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The history of Upton House and Gardens

Exterior of Upton House, with neatly trimmed hedges standing either side of a wide driveway at Upton House and Gardens, Warwickshire.
The North Front of Upton House | © National Trust Images / Chris Lacey

Upton House was acquired in 1927 by Lord and Lady Bearsted, a couple who often used their fortune for philanthropic ventures. They also set to improve the estate itself, including hiring the garden designer Kitty Lloyd-Jones.

Bearsted fortune

The Bearsted fortune came from Lord Bearsted’s father, a co-founder of the Shell oil business.

It enabled the Lord and Lady to have a main London residence, a grouse moor estate, a holiday villa on the French Riviera and Upton, a place in which to house their large collection of art, entertain friends and enjoy Warwickshire’s country pursuits.


The acquisition of Upton House in 1927 by Walter Samuel, the 2nd Viscount Bearsted, coincided with the Great Depression.

Unemployment and deprivation ran high, not least in the local village. Lord Bearsted wrote to the local community announcing that:

‘Any man who presents himself at my house at 9am on Monday morning shall find work there.’

The local community had an early taste of the fortune and philanthropy which characterised their new neighbour.

Lord and Lady Bearsted recognised that great wealth brought great responsibility.

They both made regular and substantial donations to a range of charities from hospitals and children’s societies to seaman’s missions, from cancer charities to Jewish schools.

Walter gave the grounds surrounding his father’s estate in Kent to the people of Maidstone.

Lady Bearsted supported the Bearsted Maternity Hospitals (founded by the 1st Viscount) with donations, and during the Second World War personally helped with supervision and management.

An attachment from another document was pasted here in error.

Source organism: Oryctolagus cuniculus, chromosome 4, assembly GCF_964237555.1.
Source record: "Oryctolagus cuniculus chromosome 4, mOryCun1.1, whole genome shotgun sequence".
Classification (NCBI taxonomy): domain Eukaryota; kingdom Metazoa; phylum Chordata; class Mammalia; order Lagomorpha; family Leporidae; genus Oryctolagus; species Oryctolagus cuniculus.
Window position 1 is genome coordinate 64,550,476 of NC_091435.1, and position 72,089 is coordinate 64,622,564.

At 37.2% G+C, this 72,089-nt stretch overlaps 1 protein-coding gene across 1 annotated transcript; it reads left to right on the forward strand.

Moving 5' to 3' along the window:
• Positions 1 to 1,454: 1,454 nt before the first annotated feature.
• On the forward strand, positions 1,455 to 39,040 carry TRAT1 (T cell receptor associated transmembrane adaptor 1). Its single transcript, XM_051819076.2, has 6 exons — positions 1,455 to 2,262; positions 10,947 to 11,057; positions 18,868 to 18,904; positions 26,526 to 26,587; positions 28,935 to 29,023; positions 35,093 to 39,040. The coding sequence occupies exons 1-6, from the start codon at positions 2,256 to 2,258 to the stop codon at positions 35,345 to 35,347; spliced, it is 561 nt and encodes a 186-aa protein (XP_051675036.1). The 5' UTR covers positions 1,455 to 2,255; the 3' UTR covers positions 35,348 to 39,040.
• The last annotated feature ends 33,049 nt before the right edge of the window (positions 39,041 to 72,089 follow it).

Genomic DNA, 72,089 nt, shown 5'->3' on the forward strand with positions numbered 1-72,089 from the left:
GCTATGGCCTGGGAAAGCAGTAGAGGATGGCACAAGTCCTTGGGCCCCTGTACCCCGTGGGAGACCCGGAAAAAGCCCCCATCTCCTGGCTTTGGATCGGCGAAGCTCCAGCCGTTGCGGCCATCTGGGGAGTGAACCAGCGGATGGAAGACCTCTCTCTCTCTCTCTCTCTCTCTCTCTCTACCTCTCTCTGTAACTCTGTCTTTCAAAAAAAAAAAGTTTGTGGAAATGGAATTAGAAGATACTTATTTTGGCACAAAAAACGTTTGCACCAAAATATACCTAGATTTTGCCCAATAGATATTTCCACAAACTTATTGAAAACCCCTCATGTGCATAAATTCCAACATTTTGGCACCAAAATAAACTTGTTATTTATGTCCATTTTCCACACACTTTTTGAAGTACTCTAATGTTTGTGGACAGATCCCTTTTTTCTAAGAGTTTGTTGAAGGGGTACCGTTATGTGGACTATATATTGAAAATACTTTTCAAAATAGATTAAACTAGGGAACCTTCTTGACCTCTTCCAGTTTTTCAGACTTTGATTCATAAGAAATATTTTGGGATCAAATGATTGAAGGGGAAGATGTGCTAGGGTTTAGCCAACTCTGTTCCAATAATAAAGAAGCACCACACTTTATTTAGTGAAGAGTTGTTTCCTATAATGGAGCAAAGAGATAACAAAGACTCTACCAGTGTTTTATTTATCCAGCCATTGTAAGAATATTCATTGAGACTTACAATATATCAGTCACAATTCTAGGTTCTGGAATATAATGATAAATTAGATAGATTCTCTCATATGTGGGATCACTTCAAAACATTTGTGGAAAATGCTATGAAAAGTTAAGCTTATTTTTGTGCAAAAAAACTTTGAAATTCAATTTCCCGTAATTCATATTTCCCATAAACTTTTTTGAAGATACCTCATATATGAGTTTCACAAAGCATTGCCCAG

The consequences of war

The war formed the backdrop to Walter’s efforts on behalf of German Jews. Jews fleeing to Britain were expected to be independent of the state.

Wealthy Jews accepted the need to help their fellows, and Viscount Bearsted pledged more than £500,000 to the fund he helped create.

A love of art

Walter Samuel enjoyed art and created one of the nation's finest private collections of the 20th century.

He acquired for personal satisfaction rather than ostentation, and the subject matter of his collection is a testament to his sympathy for people and his concern for the human condition.

Walter gave money to the National Art Collections Fund and donated paintings to national collections.

He served as chairman of the board of trustees for the National Gallery and was a trustee at the Tate for a time as well as Chairman of the East End’s Whitechapel Gallery.

Empathy and acumen

Following his death in 1948, The New York Times obituary succinctly captured the man:

‘Rich in possessions, Lord Bearsted spent unostentatiously and wisely, and shrewd in his judgments he maintained a happy balance in his life between sympathy and recreation.’

A wide shot of a few cedar of Lebanon trees bordering the lawn at Upton House, Warwickshire
Cedar of Lebanon trees bordering the lawn at Upton House, Warwickshire | © National Trust Images/Rupert Truman

The history of the garden

Discover how one of the first female garden designers came to Upton in the 1930s and changed the face of the gardens forever.

From humble beginnings

The daughter of a Swansea doctor, the ninth of 10 children, Kitty Lloyd-Jones was a pioneer amongst female garden designers.

Kitty gained a diploma in Practical Gardening from the Royal Botanical Society, going on to become one of the first women to take a degree in horticulture from Reading University in 1924.

At first, Kitty found it difficult to obtain work at a time when professional women gardeners were rare, but gradually built up an impressive network of wealthy clients and friends, despite her lower social standing.